According to the UN’s report, the evidence in this area is lacking because a lot of countries don’t have the resources to track and deal with this issue. What we do know is that most trafficking is national or regional in nature. That is, most trafficking occurs within the country or region where the victim (and perpetrator) live. We also know that women are involved in human trafficking not just as victims, but also disproportionately as perpetrators.

A graph comparing the proportion of females convicted for trafficking versus other crimes in various countries, indicating that women are consistently more likely to be responsible for trafficking than other crimes
Page 10 of the UN’s Global Report on Trafficking in Persons

Essentially, trafficking operates as a business. People with little interest in the wellbeing of others use it to obtain goods, services, or sexual gratification. Much like a real business, they often go with the cheapest option. In most regions, consensual sex work is just as illegal as sex trafficking, so both with human and sex trafficking, buyers of these services are already breaking the law. As a result, they may be less likely to scrutinize the transaction and the source and may end up taking advantage of people, even without realizing it.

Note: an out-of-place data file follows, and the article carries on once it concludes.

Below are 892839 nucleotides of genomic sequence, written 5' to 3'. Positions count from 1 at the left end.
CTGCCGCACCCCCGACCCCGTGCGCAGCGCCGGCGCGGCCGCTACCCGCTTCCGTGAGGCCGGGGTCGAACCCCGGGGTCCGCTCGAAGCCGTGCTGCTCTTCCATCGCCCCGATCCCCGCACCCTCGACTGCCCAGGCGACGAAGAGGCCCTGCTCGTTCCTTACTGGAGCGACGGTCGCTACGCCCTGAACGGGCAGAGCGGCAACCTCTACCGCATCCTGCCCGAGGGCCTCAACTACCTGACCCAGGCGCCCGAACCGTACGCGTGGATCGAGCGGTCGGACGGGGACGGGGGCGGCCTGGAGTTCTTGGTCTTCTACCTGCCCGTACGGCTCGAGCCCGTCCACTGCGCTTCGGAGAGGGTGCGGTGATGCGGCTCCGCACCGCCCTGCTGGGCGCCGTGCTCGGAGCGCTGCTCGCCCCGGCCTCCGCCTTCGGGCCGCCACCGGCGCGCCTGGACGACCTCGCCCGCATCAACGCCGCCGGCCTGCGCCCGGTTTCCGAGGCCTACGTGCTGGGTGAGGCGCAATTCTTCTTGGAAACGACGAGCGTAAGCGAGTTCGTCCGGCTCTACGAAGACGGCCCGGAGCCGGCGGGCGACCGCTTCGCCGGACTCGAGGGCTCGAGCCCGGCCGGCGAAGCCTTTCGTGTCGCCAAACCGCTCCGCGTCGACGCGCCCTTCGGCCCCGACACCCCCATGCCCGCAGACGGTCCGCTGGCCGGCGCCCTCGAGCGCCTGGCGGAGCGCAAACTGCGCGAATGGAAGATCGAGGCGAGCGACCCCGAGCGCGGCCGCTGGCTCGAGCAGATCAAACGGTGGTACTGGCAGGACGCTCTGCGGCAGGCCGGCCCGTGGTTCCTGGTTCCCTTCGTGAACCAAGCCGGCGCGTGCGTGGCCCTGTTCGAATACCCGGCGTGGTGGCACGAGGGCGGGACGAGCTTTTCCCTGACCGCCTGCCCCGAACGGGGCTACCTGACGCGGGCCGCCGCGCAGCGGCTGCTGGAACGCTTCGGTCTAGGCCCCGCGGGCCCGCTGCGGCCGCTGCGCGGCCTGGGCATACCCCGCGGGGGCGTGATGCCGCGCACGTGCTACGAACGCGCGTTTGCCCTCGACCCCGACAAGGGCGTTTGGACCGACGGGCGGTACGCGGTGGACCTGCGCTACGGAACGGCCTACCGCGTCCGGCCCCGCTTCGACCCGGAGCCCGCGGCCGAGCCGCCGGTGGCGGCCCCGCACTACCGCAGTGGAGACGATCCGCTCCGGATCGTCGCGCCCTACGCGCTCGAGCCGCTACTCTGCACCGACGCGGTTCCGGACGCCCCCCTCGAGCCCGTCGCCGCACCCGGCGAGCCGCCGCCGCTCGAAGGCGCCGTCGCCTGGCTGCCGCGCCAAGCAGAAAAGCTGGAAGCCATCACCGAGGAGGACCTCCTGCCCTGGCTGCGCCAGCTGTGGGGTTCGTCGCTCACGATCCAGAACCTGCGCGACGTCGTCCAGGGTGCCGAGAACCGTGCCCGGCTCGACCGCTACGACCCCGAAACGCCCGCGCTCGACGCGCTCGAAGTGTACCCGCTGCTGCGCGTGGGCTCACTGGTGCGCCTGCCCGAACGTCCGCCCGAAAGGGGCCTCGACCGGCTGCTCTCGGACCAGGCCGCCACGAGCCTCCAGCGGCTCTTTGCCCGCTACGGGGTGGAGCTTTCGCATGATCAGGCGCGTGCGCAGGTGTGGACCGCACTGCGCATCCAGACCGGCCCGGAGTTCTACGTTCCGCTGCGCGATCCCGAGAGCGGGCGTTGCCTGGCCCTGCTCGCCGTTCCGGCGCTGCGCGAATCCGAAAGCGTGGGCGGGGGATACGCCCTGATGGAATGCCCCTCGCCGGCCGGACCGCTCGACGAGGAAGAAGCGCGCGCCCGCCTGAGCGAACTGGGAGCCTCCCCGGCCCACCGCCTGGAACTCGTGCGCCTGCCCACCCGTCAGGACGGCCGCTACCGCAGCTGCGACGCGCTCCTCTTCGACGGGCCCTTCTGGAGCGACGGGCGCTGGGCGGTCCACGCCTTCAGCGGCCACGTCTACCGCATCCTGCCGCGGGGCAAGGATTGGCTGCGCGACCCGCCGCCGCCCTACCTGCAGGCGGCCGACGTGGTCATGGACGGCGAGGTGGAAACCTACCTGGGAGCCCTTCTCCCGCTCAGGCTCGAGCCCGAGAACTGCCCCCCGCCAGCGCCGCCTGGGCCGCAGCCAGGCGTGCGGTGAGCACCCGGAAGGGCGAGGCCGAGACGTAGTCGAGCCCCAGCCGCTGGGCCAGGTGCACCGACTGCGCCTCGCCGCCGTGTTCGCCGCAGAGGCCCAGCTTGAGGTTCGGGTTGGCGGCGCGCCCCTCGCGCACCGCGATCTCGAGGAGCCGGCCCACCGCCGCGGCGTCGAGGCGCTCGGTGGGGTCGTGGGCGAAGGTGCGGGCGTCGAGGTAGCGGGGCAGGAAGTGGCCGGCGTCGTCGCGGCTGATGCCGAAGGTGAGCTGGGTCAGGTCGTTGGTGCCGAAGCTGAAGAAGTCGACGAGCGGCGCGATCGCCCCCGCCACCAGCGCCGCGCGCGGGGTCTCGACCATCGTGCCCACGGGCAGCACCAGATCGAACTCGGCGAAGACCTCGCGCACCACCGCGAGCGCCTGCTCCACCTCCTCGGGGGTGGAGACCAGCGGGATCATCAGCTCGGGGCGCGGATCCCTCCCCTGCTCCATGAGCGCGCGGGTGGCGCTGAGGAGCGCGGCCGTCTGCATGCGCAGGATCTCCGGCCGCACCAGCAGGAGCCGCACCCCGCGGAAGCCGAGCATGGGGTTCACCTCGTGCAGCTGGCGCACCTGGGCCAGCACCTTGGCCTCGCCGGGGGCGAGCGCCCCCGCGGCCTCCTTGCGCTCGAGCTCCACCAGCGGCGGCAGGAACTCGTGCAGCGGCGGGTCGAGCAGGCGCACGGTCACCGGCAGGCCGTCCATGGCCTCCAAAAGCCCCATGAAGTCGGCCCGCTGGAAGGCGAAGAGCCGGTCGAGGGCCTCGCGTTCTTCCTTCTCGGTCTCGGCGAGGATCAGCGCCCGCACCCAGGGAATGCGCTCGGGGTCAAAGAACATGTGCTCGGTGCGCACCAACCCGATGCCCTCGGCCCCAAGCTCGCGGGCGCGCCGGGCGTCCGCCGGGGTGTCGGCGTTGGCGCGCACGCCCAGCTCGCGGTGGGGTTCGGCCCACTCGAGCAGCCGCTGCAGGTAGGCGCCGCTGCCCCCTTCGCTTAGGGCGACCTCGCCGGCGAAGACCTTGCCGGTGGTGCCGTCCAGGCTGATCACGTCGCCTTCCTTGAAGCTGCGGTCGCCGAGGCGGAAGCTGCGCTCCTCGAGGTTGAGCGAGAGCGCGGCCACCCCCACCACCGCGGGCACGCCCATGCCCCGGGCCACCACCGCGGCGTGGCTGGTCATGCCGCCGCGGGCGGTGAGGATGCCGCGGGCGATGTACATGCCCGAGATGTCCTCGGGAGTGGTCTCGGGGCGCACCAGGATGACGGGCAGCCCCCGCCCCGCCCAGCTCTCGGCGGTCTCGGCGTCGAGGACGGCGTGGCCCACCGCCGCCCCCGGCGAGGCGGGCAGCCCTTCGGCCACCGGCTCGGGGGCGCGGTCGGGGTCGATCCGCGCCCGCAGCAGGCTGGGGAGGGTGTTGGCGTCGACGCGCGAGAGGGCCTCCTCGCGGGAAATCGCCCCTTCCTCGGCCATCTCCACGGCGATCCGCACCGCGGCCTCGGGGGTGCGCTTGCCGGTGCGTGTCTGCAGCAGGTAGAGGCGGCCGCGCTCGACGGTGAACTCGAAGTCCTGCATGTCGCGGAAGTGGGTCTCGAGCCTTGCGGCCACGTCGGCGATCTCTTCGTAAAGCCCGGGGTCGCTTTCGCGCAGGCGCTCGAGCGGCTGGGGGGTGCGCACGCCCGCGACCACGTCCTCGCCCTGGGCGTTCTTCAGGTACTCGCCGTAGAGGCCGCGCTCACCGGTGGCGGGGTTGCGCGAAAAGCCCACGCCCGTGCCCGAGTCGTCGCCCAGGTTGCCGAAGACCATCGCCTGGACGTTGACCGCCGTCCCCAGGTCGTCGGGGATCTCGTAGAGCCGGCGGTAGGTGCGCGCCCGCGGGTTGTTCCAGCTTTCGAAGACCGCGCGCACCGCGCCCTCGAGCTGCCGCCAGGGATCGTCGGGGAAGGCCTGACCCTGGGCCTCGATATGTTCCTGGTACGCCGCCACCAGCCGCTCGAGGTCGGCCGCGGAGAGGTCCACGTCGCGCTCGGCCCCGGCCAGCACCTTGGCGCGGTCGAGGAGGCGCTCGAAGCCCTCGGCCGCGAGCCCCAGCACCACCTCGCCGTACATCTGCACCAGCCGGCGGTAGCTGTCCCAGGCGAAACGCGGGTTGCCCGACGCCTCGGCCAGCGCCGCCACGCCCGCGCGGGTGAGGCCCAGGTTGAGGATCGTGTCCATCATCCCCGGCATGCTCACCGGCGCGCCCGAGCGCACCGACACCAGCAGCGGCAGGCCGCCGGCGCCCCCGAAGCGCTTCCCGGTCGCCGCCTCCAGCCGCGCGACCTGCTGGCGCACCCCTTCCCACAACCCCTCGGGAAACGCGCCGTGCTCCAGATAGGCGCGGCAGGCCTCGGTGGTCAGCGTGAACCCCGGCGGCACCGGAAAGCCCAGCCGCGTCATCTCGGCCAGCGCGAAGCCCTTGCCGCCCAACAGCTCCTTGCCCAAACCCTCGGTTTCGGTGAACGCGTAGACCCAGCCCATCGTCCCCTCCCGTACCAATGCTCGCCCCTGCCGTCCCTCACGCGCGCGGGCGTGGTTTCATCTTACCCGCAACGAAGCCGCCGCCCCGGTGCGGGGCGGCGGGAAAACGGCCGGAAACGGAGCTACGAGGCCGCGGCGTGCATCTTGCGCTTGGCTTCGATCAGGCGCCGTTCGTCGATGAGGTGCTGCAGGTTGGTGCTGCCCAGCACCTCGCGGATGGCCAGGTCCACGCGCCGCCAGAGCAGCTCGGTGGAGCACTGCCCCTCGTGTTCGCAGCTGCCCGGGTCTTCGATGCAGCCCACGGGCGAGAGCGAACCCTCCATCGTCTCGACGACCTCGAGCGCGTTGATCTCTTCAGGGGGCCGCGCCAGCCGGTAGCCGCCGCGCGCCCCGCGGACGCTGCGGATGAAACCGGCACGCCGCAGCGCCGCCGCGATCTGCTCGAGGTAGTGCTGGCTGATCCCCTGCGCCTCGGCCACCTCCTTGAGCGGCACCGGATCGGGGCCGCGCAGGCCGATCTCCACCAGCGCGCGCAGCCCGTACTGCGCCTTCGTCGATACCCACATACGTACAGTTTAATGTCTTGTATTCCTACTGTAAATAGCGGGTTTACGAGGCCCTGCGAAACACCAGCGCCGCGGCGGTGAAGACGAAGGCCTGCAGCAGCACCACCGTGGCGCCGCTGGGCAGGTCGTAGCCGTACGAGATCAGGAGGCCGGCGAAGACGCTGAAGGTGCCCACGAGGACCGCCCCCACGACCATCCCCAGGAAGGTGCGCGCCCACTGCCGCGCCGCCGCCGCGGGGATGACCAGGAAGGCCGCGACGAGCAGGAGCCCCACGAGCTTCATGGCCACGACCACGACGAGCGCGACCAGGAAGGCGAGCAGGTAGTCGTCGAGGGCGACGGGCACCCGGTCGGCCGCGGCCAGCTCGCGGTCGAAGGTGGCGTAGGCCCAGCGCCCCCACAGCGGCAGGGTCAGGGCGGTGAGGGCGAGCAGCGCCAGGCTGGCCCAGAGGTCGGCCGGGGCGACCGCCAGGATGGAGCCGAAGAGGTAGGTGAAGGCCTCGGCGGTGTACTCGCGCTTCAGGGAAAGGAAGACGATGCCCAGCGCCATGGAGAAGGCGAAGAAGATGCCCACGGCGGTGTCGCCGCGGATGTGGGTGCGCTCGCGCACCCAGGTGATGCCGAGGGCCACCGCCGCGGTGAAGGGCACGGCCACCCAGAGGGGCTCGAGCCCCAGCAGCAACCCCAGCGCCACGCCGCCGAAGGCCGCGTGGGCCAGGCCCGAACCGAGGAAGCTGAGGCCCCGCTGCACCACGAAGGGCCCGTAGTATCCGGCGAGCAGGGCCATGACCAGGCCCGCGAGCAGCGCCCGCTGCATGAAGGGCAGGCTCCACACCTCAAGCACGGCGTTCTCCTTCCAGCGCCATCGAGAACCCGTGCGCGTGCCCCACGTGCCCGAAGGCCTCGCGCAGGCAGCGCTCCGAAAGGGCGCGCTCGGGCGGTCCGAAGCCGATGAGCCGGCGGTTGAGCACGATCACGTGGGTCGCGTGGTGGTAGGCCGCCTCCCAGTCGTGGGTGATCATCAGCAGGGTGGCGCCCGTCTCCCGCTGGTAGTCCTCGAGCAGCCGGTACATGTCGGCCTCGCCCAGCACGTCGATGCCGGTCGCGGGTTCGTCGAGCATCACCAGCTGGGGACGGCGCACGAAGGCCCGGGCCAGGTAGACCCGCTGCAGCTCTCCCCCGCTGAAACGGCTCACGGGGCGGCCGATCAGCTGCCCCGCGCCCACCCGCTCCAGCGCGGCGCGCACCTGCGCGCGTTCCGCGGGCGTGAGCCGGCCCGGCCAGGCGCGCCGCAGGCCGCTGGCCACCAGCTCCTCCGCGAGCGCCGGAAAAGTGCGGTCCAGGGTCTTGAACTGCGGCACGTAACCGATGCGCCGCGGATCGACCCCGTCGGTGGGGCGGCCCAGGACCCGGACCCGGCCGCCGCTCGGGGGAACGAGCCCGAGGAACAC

This is why many campaigns target the demand of sex trafficking and getting potential buyers – who are the funders of these operations, knowingly or unknowingly – to make better choices. The goal is to disrupt the business. However, many of these initiatives target both consensual sex work, consensual work, and exploitative situations rather than addressing the core inequities that fuel the exploitation.

How human trafficking is normalized today